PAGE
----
I decided to read Witches: Tea Party by Mark Taylor for three reasons: it’s about witches and I’m drawn to everything that mentions them, it’s a novella (I don’t have much time on my hand so since this was short, it was perfect), and the cover is simply stunning. Here is the summary:
In Salem, 1692, Marie-Anne witnessed the death of her friend and confidant, Sarah Good. Charged with being a witch, Sarah goes to the gallows to protect Marie-Anne, a true witch.
Three hundred years later, Marie-Anne, under the name Mary Anson, vows to put things right.
With a new coven – Dina, Excalibur, and Lady – Mary puts in motion the steps to right what went wrong…and what followers is a chase across the country, a chase against time, pursued by monsters and darkness…
…will Mary put things right?
…or will she die trying?
The cover really attracts the eye with this gorgeous witch clad all in black and those colours that fit together harmoniously, and the splotchy font used that reminds me of a cauldron’s stains (I don’t know why, sincerely). It is mysterious and really conveys what the story is about while being a marvel to the eye. Another fun note is that the chapters’ titles were written in a creepy font – quite fitting, if you ask me. This is the second novella I’ve read and so far, I’m loving it, however, I don’t know if this should be a positive point since I was left wanting more of the Witches! I quickly grew fond of the characters as they seemed real through Taylor’s light writing. It’s a very entertaining story with many characters and a touch of humour despite the dark of the topic. Speaking of the topic, witches and the devil are hard ones, but he manages to weave it wonderfully. He made the scenes of judgment and gallows real for the readers and his use of Latin is well-chosen and interesting. What I loved the most was how well the suspense was kept throughout the pages. Although there wasn’t much intrigue, the eerie feeling of urgency was present all the way. Next was how well-researched the ways of magic were – I’m well-versed in that area, so I was surprised to see a story where the witches’ methods (old and new) stuck to reality. For that I do a thumbs up to the author, Mark Taylor! Plus, there was an author biography ; I think those are important, so I’m always happy to see a book with one. Lastly (and ironically), the story starts right into the matter with the judgment of Sarah – I like it when stories start right away instead of delaying it.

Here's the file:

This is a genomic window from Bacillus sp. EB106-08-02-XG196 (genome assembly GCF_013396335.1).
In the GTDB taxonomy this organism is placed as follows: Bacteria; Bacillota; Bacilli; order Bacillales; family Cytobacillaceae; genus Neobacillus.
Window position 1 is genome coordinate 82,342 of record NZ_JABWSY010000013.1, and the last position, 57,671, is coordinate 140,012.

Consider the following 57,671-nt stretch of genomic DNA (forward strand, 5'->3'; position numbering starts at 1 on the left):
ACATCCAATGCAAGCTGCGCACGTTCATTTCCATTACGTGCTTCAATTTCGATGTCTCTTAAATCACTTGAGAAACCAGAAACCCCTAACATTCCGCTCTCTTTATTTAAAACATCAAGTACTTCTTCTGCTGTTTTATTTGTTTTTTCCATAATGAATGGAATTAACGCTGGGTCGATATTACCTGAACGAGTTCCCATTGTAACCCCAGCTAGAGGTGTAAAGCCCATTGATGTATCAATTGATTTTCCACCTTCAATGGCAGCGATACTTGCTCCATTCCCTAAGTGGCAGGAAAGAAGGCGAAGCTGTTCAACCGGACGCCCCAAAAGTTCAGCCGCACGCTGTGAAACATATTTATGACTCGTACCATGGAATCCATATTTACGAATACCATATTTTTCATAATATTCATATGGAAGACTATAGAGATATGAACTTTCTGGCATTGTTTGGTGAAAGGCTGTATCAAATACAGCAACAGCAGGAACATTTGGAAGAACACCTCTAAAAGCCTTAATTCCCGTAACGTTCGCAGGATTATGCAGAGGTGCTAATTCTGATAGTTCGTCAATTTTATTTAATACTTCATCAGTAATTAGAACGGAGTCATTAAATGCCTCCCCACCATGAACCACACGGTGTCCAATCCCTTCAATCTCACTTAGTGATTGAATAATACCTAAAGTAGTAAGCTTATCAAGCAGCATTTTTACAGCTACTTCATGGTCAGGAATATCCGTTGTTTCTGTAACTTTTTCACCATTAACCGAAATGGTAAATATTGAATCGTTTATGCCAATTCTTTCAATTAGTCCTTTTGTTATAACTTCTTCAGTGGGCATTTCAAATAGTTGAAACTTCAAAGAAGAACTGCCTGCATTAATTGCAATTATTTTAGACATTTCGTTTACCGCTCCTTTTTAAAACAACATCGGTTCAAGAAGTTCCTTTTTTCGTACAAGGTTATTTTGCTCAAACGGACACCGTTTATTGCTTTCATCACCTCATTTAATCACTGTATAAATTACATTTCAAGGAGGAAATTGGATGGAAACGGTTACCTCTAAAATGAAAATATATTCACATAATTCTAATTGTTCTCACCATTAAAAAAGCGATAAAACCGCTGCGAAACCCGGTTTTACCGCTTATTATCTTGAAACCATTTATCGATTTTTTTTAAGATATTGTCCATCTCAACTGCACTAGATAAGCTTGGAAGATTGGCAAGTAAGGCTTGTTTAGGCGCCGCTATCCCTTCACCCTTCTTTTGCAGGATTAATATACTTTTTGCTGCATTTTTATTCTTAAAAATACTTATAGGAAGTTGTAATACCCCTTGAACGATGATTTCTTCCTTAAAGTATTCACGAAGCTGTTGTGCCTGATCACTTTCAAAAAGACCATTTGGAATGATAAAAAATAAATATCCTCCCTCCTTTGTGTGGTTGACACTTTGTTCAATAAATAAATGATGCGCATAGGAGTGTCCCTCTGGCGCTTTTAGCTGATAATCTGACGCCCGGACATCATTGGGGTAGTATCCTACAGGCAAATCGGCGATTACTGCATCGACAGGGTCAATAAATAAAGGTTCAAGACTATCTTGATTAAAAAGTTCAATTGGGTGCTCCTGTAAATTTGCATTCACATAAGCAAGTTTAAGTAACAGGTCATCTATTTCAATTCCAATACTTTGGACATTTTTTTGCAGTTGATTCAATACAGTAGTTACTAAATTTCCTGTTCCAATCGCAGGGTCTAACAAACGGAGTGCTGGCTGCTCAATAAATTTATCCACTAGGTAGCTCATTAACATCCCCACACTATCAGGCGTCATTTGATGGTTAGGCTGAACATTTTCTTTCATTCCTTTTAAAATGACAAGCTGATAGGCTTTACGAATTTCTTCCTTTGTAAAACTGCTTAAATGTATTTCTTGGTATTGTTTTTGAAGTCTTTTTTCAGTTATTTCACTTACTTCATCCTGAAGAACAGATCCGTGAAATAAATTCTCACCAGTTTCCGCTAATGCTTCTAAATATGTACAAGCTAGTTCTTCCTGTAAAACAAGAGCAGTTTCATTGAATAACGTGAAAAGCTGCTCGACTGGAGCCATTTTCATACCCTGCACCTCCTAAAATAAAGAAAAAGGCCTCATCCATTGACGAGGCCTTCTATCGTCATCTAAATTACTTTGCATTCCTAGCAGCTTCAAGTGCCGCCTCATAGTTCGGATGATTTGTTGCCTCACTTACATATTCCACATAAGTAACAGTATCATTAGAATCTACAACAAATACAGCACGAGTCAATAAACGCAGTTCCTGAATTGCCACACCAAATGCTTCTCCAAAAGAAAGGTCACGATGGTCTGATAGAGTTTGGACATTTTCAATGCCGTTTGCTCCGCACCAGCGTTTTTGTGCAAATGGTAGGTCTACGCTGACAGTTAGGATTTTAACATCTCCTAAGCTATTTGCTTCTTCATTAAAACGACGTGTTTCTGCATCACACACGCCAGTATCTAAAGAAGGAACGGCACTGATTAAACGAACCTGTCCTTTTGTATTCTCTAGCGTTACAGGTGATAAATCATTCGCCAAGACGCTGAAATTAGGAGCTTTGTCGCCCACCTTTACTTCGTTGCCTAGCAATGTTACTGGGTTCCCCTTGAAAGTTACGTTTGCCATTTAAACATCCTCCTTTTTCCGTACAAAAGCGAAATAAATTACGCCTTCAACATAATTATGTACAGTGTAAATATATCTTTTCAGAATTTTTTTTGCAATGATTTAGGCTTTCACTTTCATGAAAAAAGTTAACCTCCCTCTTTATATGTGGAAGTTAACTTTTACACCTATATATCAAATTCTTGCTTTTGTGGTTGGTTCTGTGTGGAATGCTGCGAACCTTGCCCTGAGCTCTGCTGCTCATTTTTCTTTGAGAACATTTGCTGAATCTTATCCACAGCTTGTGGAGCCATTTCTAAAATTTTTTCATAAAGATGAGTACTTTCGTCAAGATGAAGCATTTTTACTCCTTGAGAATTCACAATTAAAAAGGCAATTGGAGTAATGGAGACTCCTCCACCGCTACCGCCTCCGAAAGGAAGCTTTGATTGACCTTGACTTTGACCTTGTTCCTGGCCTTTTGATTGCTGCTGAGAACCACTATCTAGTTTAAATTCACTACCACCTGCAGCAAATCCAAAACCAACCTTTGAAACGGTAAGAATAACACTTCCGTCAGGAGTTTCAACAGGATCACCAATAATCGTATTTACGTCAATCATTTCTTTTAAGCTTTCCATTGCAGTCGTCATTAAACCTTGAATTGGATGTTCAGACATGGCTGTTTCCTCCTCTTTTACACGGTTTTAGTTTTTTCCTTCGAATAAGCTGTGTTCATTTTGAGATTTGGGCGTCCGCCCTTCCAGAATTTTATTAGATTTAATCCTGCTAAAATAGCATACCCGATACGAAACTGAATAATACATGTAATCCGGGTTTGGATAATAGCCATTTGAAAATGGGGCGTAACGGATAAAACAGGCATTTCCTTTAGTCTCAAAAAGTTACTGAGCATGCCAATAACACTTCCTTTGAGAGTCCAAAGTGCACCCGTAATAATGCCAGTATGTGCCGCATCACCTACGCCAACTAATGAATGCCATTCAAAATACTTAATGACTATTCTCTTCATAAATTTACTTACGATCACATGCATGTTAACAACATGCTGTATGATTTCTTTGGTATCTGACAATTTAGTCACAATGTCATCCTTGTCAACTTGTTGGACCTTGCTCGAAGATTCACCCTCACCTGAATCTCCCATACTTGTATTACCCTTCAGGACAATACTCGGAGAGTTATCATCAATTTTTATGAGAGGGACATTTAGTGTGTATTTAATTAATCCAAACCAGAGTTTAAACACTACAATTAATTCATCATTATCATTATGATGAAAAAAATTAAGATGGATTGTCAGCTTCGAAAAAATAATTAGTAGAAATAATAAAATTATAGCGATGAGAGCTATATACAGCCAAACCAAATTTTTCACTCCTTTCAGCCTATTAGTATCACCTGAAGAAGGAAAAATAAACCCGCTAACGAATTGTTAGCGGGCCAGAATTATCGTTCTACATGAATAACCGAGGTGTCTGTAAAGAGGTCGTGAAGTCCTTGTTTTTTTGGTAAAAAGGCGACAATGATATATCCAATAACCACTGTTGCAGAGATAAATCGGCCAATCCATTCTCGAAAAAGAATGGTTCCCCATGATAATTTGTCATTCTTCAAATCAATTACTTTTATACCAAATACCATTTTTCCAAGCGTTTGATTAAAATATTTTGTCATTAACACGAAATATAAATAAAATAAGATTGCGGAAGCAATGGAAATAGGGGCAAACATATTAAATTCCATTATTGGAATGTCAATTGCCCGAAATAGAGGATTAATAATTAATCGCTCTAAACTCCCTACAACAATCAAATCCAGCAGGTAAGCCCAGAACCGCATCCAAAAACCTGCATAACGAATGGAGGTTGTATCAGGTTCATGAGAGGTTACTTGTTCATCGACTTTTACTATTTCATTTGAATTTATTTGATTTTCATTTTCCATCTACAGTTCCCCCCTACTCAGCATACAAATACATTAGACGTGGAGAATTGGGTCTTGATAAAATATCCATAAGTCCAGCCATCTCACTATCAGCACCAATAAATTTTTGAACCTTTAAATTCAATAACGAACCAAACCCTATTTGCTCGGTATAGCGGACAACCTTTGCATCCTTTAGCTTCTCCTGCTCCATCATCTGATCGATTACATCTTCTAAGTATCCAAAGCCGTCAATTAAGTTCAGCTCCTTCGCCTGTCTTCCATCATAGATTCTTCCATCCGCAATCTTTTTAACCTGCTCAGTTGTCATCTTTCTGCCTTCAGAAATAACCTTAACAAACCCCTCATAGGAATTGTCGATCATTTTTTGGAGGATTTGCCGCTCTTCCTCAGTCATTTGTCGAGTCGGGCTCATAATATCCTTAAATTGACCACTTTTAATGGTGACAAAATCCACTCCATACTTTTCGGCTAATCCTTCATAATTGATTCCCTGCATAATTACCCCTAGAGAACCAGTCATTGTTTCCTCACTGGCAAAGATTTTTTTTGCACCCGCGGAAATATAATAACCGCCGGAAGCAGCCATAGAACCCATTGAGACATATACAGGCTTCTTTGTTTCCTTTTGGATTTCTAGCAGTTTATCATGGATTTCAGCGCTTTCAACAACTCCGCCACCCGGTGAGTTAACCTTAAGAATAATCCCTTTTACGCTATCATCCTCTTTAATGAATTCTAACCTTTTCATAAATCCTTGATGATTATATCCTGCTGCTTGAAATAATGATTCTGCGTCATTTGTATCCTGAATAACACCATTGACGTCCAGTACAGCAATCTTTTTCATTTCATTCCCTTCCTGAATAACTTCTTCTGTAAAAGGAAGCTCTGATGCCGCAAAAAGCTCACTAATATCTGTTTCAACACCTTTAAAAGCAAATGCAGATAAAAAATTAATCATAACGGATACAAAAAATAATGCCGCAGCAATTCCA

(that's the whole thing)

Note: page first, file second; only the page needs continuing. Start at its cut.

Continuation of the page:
Now, onto the bad sides. I know, it’s lame, but we all have to go through it at some point… The most crucial point is that there was NO disclaimer or warning (like a sentence in the summary) that the Devil would be an important character in the story or there at all! Some people are uncomfortable with the very thought of him… I have my own problems concerning him that I wished I could have avoided, but it was too late as I was already reviewing the book when I encountered him (theoretically). If I had known he was in it, I’d have thought twice before reading Witches because of my problems. Although, I must admit he was fun and a good addition to the story! Then, the thoughts are written normally, without any indication besides the use of ‘’I’’ that they are thoughts. So, I’d suggest the use of italic to differentiate them from the normal writing or perhaps the author should write ‘’she thought’’ at the end of the sentences. Otherwise, it’s very confusing and I had to re-read them twice to understand what they were. The next main point was the excessive use of ‘’…’’ (that one can already notice in the summary). It was rather unpleasant. I used to do write them into my stories all the time, but many people pointed it out. So, I am criticizing only because I learned from it myself. A lesser use the them would be interesting to read. Also, there were typos and missing words, such as ‘’one that hadn’t there a second ago’’. Where’s ‘’been’’ ? It happens a few times, although not enough to be really bad. But as a proofreader, I couldn’t help but notice. Lastly, there is no table of contents. Okay, I understand this is a novella, hence it’s short, but it’s no reason not to have one for even short stories have a table of contents.
I was plunged into the novella without even knowing what was happening to me, and that is what’s a good book! I was transported into Salem with the characters. Overall, it was one of the best reads I’ve had in a long time! I give it a rating of 3 out of 4. I would have loved to give this story a 4, but the small flaws made it impossible despite the amusement I’ve had. Once fixed, this novella totally deserves the highest mark (it was creepy, but oh so great!) I shall gladly recommend this novella to everyone I know and to other witches and dark stories aficionados (or anyone who wants a good suspense). Let me tell you that this story will leave you wanting more!